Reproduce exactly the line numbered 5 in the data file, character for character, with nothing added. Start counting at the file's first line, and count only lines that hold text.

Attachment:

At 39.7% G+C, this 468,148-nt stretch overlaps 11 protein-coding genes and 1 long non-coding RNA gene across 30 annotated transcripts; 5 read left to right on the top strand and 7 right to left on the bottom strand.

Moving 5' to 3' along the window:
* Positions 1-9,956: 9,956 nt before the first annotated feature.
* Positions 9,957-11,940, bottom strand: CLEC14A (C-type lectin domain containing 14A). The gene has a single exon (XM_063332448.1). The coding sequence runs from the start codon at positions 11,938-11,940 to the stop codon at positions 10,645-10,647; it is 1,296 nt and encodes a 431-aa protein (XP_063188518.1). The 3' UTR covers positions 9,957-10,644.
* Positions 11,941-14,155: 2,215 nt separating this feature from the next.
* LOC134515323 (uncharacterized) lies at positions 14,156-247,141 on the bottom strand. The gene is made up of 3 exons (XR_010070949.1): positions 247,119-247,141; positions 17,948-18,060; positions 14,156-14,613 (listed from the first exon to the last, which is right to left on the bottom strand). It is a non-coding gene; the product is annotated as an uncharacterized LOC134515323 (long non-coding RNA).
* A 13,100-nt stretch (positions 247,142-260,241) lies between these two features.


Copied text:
* Positions 11,941-14,155: 2,215 nt separating this feature from the next.